Valerian review

Cara Delevigne and Dane DeHaan star in Luc Besson's bonkers space opera, Valerian. Here's what we made of it...

There’s a moment in Valerian: City Of A Thousand Planets where Dane DeHaan, sitting in some form of intergalactic strip club, watches Rihanna cavort on a stage. Meanwhile, Ethan Hawke, dressed as what can only be described as a neon cowboy, sits at a piano and cackles maniacally. Believe it or not, this is one of the less surreal things you’ll see in Luc Besson’s latest sci-fi epic.

Adapted from the long-running French comic book series first published 50 years ago, Valerian marks Besson’s return to the manic space opera territory of The Fifth Element: it’s colourful, fast-moving and screamingly kitsch. Indeed, Valerian is so bizarre in places that it makes The Fifth Element, or any other space opera you could name – Guardians Of The Galaxy, Star Wars – look somewhat conservative.

Hundreds of years in the future, when humans have long since branched out to other planets, cocksure space cop Valerian (Dane DeHaan) and his partner and sometime lover Laureline (Cara Delevigne) patrol the galaxy, serving the interests of the human Federation, led by the alarmingly stern Commander Filitt (Clive Owen). Valerian’s charged with retrieving a vanishingly rare creature called a Converter from a group of black market smugglers, and discovers that the armadillo-like little critter once belonged to a race of benign aliens that were long thought extinct. As rival forces fight for control of the Converter, Valerian and Laureline realise there’s some sort of conspiracy going on. Many, many other things happen, and most of those things are borderline impossible to explain in rational terms.

On a budget of over $200m – making this by far the most expensive film ever to hail from France – Besson weaves a saga that is full of digressions and off-the-cuff ideas. There are invisible market cities that can only be seen by wearing special helmets with visors. There are guns that fire heavy, magnetic ball-bearings. There are guns that fire green goo. There are guns that fire clear goo. There are vast creatures that roam around on an alien ocean floor. Rihanna’s a shape-shifter. One high point sees Cara Delevigne shove her head inside a jellyfish that can predict the future.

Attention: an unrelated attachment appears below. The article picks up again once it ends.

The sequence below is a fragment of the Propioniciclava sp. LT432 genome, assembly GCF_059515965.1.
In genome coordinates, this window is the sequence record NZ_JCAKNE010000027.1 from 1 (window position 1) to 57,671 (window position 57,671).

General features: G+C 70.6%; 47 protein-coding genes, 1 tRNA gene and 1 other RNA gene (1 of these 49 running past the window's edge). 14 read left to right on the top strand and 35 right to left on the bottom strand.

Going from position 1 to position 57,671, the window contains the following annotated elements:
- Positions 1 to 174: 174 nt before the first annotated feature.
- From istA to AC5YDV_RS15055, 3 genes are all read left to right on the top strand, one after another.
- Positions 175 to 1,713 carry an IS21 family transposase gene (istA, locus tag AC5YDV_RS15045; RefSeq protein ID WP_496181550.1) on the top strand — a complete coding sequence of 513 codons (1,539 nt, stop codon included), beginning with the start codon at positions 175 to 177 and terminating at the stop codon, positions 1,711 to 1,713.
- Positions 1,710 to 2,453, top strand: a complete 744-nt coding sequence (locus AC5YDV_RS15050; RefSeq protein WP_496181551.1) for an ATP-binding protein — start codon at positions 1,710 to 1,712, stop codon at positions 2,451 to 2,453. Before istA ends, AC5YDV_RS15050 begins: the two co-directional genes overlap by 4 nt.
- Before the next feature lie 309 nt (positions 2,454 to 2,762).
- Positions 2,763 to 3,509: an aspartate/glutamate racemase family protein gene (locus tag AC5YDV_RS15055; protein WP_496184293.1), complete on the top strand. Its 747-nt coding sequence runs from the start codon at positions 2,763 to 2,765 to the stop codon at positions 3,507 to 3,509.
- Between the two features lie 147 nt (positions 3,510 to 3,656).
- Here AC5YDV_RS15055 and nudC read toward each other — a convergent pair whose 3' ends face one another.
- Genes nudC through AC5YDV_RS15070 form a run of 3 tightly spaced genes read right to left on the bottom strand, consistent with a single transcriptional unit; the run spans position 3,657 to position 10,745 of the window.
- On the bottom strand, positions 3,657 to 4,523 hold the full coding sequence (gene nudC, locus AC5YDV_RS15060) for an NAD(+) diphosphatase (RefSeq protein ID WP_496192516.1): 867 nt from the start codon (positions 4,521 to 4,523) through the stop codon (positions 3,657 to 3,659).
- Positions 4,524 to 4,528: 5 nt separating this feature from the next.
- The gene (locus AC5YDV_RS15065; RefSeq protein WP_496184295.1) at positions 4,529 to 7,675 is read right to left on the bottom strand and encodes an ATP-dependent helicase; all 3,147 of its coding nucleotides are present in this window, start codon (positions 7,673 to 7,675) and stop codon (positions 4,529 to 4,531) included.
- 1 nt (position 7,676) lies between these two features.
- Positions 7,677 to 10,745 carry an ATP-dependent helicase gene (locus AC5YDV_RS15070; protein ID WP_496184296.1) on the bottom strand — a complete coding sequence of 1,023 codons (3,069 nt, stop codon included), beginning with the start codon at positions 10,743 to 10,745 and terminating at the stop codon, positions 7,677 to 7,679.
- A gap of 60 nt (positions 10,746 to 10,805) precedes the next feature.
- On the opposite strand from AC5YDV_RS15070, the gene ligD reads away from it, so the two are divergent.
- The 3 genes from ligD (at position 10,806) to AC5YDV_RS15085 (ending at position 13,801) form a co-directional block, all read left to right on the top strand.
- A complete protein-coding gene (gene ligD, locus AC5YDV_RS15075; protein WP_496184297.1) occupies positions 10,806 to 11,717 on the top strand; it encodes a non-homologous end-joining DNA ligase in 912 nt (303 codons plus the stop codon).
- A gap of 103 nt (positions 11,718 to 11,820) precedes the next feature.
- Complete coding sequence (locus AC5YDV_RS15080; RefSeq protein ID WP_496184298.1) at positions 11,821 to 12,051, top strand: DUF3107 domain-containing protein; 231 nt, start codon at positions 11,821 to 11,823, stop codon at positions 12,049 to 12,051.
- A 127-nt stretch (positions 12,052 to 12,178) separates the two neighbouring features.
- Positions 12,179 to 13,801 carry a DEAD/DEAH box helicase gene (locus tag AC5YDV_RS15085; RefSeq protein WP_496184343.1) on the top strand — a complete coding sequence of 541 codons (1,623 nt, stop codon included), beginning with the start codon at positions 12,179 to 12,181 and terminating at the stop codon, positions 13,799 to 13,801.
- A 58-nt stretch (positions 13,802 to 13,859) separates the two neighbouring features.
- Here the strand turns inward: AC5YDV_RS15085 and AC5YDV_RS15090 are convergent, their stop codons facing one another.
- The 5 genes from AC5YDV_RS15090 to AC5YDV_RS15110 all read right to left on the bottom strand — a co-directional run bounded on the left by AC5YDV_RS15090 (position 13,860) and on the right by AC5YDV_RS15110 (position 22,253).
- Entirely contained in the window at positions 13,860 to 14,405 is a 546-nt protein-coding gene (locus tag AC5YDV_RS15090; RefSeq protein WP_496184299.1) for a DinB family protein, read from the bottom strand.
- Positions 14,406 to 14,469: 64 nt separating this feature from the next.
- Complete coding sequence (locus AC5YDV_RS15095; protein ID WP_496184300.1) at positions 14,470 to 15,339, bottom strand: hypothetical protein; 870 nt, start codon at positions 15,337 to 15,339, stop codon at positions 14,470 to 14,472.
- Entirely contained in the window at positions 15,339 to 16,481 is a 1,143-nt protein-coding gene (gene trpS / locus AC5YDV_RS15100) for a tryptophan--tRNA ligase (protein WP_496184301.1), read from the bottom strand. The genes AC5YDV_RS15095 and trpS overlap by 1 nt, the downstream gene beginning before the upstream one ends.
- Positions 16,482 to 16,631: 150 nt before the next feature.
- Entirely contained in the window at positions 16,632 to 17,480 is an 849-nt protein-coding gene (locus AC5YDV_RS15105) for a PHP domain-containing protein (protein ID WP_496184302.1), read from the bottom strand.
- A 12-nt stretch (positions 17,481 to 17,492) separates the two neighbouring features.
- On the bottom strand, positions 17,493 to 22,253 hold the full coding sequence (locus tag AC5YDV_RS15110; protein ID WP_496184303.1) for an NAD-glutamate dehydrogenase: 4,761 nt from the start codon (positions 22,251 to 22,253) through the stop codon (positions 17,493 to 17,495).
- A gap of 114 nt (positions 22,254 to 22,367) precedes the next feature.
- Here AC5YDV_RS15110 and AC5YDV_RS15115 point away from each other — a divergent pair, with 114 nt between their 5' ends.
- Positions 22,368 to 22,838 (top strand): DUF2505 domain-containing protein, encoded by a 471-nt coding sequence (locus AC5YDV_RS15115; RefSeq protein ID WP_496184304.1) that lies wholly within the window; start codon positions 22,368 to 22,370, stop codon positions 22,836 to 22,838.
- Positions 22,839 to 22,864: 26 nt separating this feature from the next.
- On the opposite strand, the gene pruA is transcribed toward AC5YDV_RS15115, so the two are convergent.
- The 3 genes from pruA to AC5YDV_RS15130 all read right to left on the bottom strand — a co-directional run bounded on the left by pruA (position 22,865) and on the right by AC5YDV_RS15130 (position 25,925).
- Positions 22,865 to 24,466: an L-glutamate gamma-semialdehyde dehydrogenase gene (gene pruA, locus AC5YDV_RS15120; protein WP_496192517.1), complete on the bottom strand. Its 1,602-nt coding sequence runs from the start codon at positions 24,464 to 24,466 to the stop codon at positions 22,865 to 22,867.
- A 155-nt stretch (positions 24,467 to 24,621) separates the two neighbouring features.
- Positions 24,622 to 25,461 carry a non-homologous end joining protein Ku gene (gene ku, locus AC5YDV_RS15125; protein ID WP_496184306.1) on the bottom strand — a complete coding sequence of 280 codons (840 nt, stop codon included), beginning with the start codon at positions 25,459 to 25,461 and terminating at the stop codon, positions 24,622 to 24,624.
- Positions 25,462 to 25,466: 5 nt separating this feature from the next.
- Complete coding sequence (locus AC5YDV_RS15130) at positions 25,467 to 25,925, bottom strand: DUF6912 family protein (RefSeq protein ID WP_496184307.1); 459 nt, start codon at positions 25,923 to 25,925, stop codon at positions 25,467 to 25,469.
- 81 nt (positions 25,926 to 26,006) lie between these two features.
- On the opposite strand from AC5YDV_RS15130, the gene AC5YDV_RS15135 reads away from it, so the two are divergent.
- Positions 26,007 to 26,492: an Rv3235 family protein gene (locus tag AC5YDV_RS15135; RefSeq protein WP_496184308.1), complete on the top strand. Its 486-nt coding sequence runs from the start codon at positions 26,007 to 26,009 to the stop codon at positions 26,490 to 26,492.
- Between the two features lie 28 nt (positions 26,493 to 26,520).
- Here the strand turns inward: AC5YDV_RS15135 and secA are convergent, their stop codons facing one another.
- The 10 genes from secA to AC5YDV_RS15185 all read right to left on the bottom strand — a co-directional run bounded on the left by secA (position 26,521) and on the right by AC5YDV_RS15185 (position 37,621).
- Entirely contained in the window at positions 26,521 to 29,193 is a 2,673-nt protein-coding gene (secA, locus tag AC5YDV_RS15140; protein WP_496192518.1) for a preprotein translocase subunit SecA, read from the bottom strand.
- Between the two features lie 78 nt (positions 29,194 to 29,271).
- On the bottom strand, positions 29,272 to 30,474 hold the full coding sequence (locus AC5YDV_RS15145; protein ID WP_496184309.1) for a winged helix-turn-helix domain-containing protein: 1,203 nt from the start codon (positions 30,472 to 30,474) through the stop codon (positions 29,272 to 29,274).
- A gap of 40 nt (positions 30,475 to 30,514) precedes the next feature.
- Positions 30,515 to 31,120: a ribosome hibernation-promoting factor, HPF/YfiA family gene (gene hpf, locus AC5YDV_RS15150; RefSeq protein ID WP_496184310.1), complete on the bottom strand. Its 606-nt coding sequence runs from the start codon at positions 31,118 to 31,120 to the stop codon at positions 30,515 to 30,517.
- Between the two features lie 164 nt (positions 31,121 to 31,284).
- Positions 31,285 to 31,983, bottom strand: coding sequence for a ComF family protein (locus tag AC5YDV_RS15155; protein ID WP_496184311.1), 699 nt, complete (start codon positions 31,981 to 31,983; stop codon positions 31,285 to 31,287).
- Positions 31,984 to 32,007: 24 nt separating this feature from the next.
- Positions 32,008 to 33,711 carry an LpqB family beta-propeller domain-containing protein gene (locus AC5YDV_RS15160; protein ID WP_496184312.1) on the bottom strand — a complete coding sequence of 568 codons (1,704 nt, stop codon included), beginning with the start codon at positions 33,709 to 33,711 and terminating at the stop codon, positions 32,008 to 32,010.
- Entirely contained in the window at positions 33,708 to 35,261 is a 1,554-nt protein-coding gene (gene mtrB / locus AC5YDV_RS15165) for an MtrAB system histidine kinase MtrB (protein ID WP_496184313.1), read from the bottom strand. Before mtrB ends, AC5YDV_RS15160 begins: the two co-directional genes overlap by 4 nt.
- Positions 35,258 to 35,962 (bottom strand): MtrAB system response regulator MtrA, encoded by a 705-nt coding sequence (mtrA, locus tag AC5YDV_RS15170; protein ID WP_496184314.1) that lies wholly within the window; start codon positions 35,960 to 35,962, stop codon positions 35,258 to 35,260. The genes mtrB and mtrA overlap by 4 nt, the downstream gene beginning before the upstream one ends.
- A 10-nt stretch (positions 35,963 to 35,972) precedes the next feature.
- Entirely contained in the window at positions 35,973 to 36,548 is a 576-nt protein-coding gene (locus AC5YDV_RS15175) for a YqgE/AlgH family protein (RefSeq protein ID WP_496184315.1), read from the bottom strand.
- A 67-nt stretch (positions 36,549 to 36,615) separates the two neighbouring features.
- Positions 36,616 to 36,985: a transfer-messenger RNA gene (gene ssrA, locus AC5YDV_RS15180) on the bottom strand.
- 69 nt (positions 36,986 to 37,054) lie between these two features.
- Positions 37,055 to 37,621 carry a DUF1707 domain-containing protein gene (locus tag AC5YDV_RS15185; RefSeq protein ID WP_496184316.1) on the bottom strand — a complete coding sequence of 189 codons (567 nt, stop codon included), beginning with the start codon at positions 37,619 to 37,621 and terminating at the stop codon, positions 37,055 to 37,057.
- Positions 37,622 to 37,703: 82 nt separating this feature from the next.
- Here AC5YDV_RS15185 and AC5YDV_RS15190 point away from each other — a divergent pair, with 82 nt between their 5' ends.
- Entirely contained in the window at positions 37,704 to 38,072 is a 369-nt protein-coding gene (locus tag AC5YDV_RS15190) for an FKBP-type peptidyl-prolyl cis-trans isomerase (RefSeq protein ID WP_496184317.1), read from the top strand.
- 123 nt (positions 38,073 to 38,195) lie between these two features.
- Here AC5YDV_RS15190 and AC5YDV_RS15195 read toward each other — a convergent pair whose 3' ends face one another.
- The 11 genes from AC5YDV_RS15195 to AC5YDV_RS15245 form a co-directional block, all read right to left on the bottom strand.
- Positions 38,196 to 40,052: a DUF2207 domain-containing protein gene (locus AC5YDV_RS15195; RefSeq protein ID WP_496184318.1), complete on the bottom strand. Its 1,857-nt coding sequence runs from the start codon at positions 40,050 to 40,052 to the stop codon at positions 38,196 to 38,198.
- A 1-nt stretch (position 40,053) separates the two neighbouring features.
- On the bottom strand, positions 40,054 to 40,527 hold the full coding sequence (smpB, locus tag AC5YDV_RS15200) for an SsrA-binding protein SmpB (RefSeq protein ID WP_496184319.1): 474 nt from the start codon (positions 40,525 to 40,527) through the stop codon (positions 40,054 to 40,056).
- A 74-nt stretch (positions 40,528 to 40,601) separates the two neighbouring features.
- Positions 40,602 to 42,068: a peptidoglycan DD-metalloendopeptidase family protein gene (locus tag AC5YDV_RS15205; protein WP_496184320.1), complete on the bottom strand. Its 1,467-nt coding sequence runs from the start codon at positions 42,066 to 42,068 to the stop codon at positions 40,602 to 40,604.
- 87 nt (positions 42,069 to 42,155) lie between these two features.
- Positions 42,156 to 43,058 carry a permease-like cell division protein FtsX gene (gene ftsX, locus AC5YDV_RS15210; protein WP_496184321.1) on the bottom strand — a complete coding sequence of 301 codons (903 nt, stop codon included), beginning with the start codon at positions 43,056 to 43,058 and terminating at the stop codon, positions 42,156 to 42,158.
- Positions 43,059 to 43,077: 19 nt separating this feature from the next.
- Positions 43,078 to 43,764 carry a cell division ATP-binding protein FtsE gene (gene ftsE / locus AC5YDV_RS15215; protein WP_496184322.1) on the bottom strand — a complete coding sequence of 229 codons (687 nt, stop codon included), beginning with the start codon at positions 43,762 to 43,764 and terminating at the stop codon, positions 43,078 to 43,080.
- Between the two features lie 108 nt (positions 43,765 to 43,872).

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Valerian is an unfettered, wildly imaginative film, but the downside to all those creative digressions is that the plot never quite gets going. At certain points, your humble writer felt a bit like the two leads, holding onto things by their fingertips and struggling to keep up with what’s happening. The entire movie stops for what feels like a full five minutes for Rihanna’s creepy Moulin Rouge scene.

Cara Delevigne, on the other hand, is great value as Laureline, and in many respects she’s the real hero of the piece – she certainly gets the biggest laughs, and it’s difficult to figure out why Besson didn’t give her equal billing in the title (the movie could as easily have been called Valerian And Laureline, like the comics). Dane DeHaan’s leftfield casting as Valerian, and less charismatic than Delevigne; he tends to exude a certain detached coolness than the warm oafishness of, say, a Chris Pratt or Harrison Ford.

The visual effects are also something of a mixed bag; some are beautiful, but other character designs and animations look a little stiff. It’s a result, perhaps, of the sheer number of VFX sequences crammed into the movie; even for a film of this budget, this is ambitious stuff, and it’s perhaps unsurprising that Besson overreaches himself at times.

All the same, there’s a certain off-kilter charm to Valerian. Sitting in the darkness of a cinema, it’s hard to believe the thing exists; it looks like something beamed in from another dimension – one where it’s normal to see triplets of gargoyles to walk around spaceships, talking nonsense.

As you may have gathered, Valerian‘s something of an acquired taste, and we can only guess how global audiences will react to this amped-up, Gallic space fantasy. But as a big-screen experience, we can safely say that Valerian‘s unlike anything else you’ll see in a cinema this year, and worth seeing just to fully appreciate how curious it all is. This is a movie, after all where a space armadillo aggressively poops out magic pearls. Cult status surely beckons.

Valerian is out in UK cinemas on the 2nd August.

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3 out of 5